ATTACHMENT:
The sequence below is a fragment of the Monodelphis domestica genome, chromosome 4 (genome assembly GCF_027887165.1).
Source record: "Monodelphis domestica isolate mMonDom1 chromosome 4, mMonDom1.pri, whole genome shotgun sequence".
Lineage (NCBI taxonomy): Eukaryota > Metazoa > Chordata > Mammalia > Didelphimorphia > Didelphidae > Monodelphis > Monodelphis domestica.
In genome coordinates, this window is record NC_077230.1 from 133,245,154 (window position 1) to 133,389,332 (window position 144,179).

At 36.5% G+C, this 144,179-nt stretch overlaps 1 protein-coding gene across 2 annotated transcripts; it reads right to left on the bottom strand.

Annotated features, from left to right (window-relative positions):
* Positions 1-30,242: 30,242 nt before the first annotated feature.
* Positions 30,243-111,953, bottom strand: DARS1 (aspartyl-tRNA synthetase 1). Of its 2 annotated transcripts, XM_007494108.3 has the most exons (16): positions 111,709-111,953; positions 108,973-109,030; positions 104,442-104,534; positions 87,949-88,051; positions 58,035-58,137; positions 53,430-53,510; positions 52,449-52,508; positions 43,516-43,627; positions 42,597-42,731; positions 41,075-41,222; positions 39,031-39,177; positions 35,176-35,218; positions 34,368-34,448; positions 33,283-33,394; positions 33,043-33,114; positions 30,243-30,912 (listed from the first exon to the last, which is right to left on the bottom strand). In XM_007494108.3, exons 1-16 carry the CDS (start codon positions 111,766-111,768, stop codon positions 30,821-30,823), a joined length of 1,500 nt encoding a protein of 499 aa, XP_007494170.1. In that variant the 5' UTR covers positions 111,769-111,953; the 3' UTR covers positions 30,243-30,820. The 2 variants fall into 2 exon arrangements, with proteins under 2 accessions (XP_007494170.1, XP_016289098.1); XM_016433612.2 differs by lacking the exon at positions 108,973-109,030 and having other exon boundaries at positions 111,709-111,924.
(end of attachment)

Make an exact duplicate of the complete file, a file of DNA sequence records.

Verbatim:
The sequence below is a fragment of the Monodelphis domestica genome, chromosome 4 (genome assembly GCF_027887165.1).
Source record: "Monodelphis domestica isolate mMonDom1 chromosome 4, mMonDom1.pri, whole genome shotgun sequence".
Lineage (NCBI taxonomy): Eukaryota > Metazoa > Chordata > Mammalia > Didelphimorphia > Didelphidae > Monodelphis > Monodelphis domestica.
In genome coordinates, this window is record NC_077230.1 from 133,245,154 (window position 1) to 133,389,332 (window position 144,179).

At 36.5% G+C, this 144,179-nt stretch overlaps 1 protein-coding gene across 2 annotated transcripts; it reads right to left on the bottom strand.

Annotated features, from left to right (window-relative positions):
* Positions 1-30,242: 30,242 nt before the first annotated feature.
* Positions 30,243-111,953, bottom strand: DARS1 (aspartyl-tRNA synthetase 1). Of its 2 annotated transcripts, XM_007494108.3 has the most exons (16): positions 111,709-111,953; positions 108,973-109,030; positions 104,442-104,534; positions 87,949-88,051; positions 58,035-58,137; positions 53,430-53,510; positions 52,449-52,508; positions 43,516-43,627; positions 42,597-42,731; positions 41,075-41,222; positions 39,031-39,177; positions 35,176-35,218; positions 34,368-34,448; positions 33,283-33,394; positions 33,043-33,114; positions 30,243-30,912 (listed from the first exon to the last, which is right to left on the bottom strand). In XM_007494108.3, exons 1-16 carry the CDS (start codon positions 111,766-111,768, stop codon positions 30,821-30,823), a joined length of 1,500 nt encoding a protein of 499 aa, XP_007494170.1. In that variant the 5' UTR covers positions 111,769-111,953; the 3' UTR covers positions 30,243-30,820. The 2 variants fall into 2 exon arrangements, with proteins under 2 accessions (XP_007494170.1, XP_016289098.1); XM_016433612.2 differs by lacking the exon at positions 108,973-109,030 and having other exon boundaries at positions 111,709-111,924.